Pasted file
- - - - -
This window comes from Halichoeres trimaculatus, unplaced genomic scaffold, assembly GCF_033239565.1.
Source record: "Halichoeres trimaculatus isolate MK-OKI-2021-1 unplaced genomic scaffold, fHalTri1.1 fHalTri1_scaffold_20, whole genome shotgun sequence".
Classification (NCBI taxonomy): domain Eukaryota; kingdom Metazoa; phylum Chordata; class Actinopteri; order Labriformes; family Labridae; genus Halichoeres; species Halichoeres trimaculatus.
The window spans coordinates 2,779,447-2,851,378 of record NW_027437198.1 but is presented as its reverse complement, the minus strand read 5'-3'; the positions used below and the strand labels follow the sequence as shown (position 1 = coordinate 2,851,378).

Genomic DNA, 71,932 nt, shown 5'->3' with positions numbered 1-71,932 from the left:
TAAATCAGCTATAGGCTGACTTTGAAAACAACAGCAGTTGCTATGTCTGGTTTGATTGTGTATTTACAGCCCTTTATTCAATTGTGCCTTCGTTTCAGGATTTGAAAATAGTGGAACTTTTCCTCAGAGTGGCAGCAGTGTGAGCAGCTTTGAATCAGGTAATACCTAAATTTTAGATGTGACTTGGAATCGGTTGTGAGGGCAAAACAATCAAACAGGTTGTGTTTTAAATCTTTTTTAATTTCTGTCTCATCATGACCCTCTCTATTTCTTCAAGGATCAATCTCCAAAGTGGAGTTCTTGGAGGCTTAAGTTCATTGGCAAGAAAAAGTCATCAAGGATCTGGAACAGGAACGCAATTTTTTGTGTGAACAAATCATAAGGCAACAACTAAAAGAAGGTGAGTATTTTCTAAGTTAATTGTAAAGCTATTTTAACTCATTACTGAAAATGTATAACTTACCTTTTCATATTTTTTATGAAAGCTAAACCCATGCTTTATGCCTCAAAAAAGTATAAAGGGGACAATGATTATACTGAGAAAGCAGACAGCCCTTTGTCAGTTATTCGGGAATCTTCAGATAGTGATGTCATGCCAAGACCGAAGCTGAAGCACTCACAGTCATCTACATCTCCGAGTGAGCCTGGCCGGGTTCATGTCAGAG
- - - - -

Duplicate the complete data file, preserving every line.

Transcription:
This window comes from Halichoeres trimaculatus, unplaced genomic scaffold, assembly GCF_033239565.1.
Source record: "Halichoeres trimaculatus isolate MK-OKI-2021-1 unplaced genomic scaffold, fHalTri1.1 fHalTri1_scaffold_20, whole genome shotgun sequence".
Classification (NCBI taxonomy): domain Eukaryota; kingdom Metazoa; phylum Chordata; class Actinopteri; order Labriformes; family Labridae; genus Halichoeres; species Halichoeres trimaculatus.
The window spans coordinates 2,779,447-2,851,378 of record NW_027437198.1 but is presented as its reverse complement, the minus strand read 5'-3'; the positions used below and the strand labels follow the sequence as shown (position 1 = coordinate 2,851,378).

Genomic DNA, 71,932 nt, shown 5'->3' with positions numbered 1-71,932 from the left:
TAAATCAGCTATAGGCTGACTTTGAAAACAACAGCAGTTGCTATGTCTGGTTTGATTGTGTATTTACAGCCCTTTATTCAATTGTGCCTTCGTTTCAGGATTTGAAAATAGTGGAACTTTTCCTCAGAGTGGCAGCAGTGTGAGCAGCTTTGAATCAGGTAATACCTAAATTTTAGATGTGACTTGGAATCGGTTGTGAGGGCAAAACAATCAAACAGGTTGTGTTTTAAATCTTTTTTAATTTCTGTCTCATCATGACCCTCTCTATTTCTTCAAGGATCAATCTCCAAAGTGGAGTTCTTGGAGGCTTAAGTTCATTGGCAAGAAAAAGTCATCAAGGATCTGGAACAGGAACGCAATTTTTTGTGTGAACAAATCATAAGGCAACAACTAAAAGAAGGTGAGTATTTTCTAAGTTAATTGTAAAGCTATTTTAACTCATTACTGAAAATGTATAACTTACCTTTTCATATTTTTTATGAAAGCTAAACCCATGCTTTATGCCTCAAAAAAGTATAAAGGGGACAATGATTATACTGAGAAAGCAGACAGCCCTTTGTCAGTTATTCGGGAATCTTCAGATAGTGATGTCATGCCAAGACCGAAGCTGAAGCACTCACAGTCATCTACATCTCCGAGTGAGCCTGGCCGGGTTCATGTCAGAG